With an MP adopted for Atlantic bluefin tuna last year in one of ICCAT’s biggest successes ever, this year’s task was to adopt an exceptional circumstances protocol (ECP) to govern how to proceed should unforeseen and untested scenarios occur in the fishery. Five rounds of review led to a strong proposal being tabled at the meeting. Yet, minutes prior to adoption, a revised version appeared that allows not only decreases in catch limits but also explicitly enables increases under some circumstances. Exceptional circumstances are typically viewed as emergency situations that might require deviation from the MP before the next management cycle to protect a stock. A limit that is “too low” does not constitute an emergency, especially when considering that the quota for bluefin tuna in the eastern Atlantic and Mediterranean Sea is at its highest level ever. So, while an ECP was adopted to finalize the MP as fully specified, it could put more pressure on the scientists’ recommended response should exceptional circumstances be identified in the future.

Another disappointment was a failure to take incremental steps on the multispecies tropical tunas MSE for bigeye, yellowfin and eastern skipjack tunas, all stocks in urgent need of improved management. A U.S. proposal to start developing management objectives for the stocks failed to pass, despite all of the substantive text being bracketed for later completion. Further, the funding requested by ICCAT scientists to engage much-needed external MSE experts in the relatively complicated multispecies framework was approved but only at a greatly reduced level.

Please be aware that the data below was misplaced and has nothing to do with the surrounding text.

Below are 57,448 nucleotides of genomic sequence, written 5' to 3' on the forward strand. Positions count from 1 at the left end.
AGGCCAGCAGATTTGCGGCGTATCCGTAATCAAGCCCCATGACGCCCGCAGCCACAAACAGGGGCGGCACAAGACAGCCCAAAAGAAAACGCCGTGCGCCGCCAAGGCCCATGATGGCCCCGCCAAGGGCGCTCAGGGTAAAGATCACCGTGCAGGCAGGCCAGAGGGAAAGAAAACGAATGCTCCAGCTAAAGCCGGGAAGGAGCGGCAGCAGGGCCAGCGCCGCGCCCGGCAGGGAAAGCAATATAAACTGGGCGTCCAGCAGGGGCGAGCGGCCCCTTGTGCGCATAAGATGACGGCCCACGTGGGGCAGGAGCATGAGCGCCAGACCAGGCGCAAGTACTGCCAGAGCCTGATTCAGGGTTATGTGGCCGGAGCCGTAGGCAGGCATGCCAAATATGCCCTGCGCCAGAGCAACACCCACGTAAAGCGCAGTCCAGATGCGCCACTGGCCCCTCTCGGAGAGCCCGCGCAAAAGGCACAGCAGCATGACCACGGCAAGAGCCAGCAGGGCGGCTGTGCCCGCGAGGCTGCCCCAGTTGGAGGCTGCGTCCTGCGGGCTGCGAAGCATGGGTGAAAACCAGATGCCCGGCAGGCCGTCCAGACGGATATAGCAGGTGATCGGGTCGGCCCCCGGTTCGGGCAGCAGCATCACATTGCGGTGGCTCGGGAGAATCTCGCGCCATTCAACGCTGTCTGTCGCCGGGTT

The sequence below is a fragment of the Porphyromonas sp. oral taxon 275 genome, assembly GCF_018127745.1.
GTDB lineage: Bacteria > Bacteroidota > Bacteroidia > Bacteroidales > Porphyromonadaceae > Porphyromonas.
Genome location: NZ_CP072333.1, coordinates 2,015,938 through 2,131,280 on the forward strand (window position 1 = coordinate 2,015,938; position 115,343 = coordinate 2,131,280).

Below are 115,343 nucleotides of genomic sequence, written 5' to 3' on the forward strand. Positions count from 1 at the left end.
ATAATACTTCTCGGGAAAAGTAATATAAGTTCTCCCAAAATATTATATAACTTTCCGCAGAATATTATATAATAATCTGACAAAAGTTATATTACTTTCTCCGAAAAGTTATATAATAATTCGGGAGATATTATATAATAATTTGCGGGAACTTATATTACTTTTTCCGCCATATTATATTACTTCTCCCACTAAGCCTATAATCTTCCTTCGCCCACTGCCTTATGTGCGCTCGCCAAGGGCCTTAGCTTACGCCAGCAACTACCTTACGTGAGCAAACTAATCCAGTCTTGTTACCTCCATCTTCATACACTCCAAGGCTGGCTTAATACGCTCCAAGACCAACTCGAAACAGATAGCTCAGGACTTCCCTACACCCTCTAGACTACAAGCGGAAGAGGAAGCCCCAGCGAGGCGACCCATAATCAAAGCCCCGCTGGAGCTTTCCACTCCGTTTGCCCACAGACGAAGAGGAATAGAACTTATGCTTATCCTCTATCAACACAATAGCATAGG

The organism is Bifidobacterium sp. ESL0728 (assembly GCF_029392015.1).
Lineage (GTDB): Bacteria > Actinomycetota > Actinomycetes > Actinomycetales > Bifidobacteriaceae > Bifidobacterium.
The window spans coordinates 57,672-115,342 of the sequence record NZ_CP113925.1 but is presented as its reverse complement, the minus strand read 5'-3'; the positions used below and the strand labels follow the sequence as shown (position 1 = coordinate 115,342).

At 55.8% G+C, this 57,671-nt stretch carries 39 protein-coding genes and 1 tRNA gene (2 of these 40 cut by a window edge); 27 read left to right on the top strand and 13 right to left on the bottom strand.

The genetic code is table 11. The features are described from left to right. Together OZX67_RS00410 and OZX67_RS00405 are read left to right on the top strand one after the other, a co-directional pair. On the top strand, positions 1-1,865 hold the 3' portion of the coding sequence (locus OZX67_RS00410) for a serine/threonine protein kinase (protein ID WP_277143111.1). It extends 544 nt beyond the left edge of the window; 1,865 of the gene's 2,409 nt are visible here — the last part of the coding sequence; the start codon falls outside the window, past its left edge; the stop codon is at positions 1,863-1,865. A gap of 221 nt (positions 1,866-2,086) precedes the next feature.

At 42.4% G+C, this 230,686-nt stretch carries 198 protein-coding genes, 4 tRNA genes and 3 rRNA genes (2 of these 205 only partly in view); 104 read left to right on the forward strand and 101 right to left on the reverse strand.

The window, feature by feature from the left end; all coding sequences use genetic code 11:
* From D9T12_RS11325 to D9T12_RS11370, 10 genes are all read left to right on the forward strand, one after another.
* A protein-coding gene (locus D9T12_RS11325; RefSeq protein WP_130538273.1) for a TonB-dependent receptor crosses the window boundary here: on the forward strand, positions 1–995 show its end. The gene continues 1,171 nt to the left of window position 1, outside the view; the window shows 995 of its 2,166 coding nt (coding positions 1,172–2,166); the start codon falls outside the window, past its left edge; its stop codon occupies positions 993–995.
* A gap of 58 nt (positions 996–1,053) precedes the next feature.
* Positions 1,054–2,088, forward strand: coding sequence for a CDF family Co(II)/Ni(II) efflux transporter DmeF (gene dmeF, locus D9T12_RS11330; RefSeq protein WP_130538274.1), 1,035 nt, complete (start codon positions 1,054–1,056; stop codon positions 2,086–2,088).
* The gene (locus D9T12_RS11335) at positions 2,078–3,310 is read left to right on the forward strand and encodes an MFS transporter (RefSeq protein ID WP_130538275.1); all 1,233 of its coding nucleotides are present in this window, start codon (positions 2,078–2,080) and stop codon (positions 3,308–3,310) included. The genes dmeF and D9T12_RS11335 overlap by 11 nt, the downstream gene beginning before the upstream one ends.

The silver lining for blue sharks will result in ICCAT scientists advising on the feasibility of conducting MSEs for the North and South Atlantic stocks. Their guidance is requested by 2025, finally putting an end date on a general request that has been included in each measure for the stocks since 2016. This should be an easy question to answer, since preliminary MSE work is already underway for blue sharks at ICCAT thanks to funding from the FAO Common Oceans project.

It was a tough meeting for harvest strategies, especially considering where things stood just a few weeks ago and despite the fact that this year did see the third running of the northern albacore MP, demonstrating the value of MP adoption for the governance of international fisheries. The northern albacore catch limit was increased by 25% to its highest level ever since the stock continues to grow. That should serve as motivation to replicate this success for ICCAT’s other priority stocks, but regrettably that wasn’t the case this year. Instead, ICCAT rolled these tasks over to next year’s already busy schedule. We hope everyone will learn the necessary lessons to ensure things stay on track moving forward. We look forward to providing a better update after ICCAT’s 2024 meeting.

TweetsOur latest tweets

COP28 starts tomorrow! Food sustainability and security is a major theme this year. Here's an overview by @johnjbohorquez from @oceanfdn on why harvest strategies are important solutions for climate change-resilient fisheries, and food systems at large. https://harveststrategies.org/blog/2023/11/29/as-cop28-nears-harvest-strategies-will-be-essential-to-making-climate-change-resilient-fisheries/

From a recent article in @SeafoodSource, read up on progress for harvest strategies at RFMOs to date, and challenges to scaling them in years to come. Including important takeaways from our webinar series with @FAOfish https://www.seafoodsource.com/news/premium/environment-sustainability/as-ngos-push-for-more-harvest-strategies-on-fisheries-challenges-remain

From @oceanfdn's Dave Gershman, here's a rundown on potential progress to be made at the @wcpfc Commission next week on harvest strategies for skipjack, north Pacific albacore, and south Pacific albacore! @SEVENSEAS_Media